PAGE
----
Anglers should key on areas from Potomac Creek all the way to Washington D.C. Fish the shallows near emerging vegetation or along docks and walls. Since the weather and water movement can change the bite and preferences, keep an arsenal of pig and jigs, plastic worms and spinnerbaits handy and rigged on multiple rods.
The mouths of the creeks and the area up around D.C. in the shallows are key spawning areas. Be willing to change up if the bite dies. Talk to other anglers and share information.
OTHER OPTIONS Trophy largemouth bass will be hitting plastics while spawning at Lake Connor. Anglers dragging planer boards on the Chesapeake will find monster striped bass taking bright colored parachute rigs near the channel.
WALLER MILL RESERVOIR: White Perch
Anglers will find an underutilized white perch fishery at Waller Mill Reservoir to include fish 10-12 inches! The white perch school up very tight, but once you find them they are numerous. VDGIF sees schools as large as 200 fish turning up while electro sampling during surveys. Anglers should target downed trees and find gizzard shad schools, particularly the juvenile fish.
Scott Herrmann, VDGIF fisheries biologist, noted that the lower basin of the reservoir has historically been a tad better for white perch. Use crappie jigs, tiny shad imitation cranks and soft plastic curly tail grubs. Red wigglers on a split shot rig or even small minnows will catch the perch too. Leave the tail hanging off the hook when using worms. Waller Mill Reservoir is a trolling motor only water. Jon boats can be rented at the park office.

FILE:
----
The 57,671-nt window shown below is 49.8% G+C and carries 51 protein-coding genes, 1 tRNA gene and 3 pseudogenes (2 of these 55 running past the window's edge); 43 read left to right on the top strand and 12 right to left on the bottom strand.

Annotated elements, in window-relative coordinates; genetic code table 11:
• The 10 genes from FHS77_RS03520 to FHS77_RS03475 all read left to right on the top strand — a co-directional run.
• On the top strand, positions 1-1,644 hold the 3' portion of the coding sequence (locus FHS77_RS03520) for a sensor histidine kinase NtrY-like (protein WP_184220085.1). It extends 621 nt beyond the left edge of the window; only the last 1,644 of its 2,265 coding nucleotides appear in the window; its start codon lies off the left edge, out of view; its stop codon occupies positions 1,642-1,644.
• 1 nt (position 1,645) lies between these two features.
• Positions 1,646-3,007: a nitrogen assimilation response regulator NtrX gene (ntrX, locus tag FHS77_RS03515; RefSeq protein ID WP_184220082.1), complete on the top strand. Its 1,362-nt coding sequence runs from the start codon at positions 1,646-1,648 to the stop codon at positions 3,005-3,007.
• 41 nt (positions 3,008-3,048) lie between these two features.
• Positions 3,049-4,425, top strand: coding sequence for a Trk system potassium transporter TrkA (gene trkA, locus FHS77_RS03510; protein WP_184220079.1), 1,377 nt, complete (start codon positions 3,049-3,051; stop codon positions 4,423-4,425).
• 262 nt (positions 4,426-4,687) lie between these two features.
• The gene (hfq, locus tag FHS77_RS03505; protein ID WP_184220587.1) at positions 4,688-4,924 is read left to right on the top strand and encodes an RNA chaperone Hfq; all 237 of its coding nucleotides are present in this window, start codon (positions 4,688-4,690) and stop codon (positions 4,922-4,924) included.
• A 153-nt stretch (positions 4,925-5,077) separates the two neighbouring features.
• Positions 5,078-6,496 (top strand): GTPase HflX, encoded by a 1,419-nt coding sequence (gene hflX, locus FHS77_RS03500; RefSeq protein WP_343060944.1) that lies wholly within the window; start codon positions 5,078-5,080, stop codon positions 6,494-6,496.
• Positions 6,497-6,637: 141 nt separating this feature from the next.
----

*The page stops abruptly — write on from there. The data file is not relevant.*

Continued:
OTHER OPTIONS On the Potomac River various sizes of catfish are inhaling cut shad fished off ledges and points. Meanwhile, Upper New River anglers will find smallmouth bass chasing crayfish crankbaits around rocky structure in pools.
CHESAPEAKE BAY: Cobia
Cobia anglers will find really nice sized fish arriving at the middle /end of June near York Spit, Windmill Point and other shallow, shoal type areas. Chum on the shoals during a moving tide and put out various lines with live croaker, eels, or large strips of cutbait, or sight cast huge, bright colored bucktails with a sassy shad, eels, or live croaker ahead of fish.
Use a boat with a tower to get up high to see the fish on sunny days while wearing amber colored, polarized glasses to spot fish. A maximum of three fish over 40 inches with only one over 50 inches may be kept on a boat with more than three anglers; otherwise only one per person. All anglers, captains, and guides fishing for cobia must obtain a Recreational Cobia Permit from the Commission and report all harvest and cobia fishing activity.
OTHER OPTIONS Out in the ocean the spadefish bite is hot using fresh clam near structure. Landlocked anglers fishing Motts Run Reservoir will find the best shellcracker bite of the year on red wigglers down lake.
KERR RESERVOIR: Blue Catfish
This massive 49,000 acre impoundment is home to the current world record blue catfish (143 pounds) and many other mammoth fish easily besting 80 pounds. Creek mouths, river channels and other sharp contours in the reservoir are where regular blue cat anglers tend to anchor up and lob out shad baited lines at various depths.
During July, night fishing is the way to go as long as you have proper lighting, bug spray and good rod holders. It is easy to be lulled to sleep by the gentle rocking of the boat and then suddenly be awakened by your reel clicker screaming bloody murder. Use quality baitcasting or spinning reels. An angler favorite is a medium heavy or heavy action Ugly Stik. The fresher and bloodier the bait, the better. Fish finder rigs with stout leaders of 80 pounds are typical for the record seekers.
OTHER OPTIONS A float trip down the Shenandoah River for bream this month is very productive with poppers. Offshore anglers are trolling and catching mahi-mahi on rigged ballyhoo and sea witches.
CHESAPEAKE BAY: Spanish Mackerel
Spanish mackerel are caught on Drone or Clarke spoons trolled at 5-7 knots behind a 3-4 ounce inline sinker or a #1 or #2 planer this month all over the bay. Anglers should use 12-20 foot long fluorocarbon leaders attached to swivels to keep the line from twisting and allowing the fish to pop off.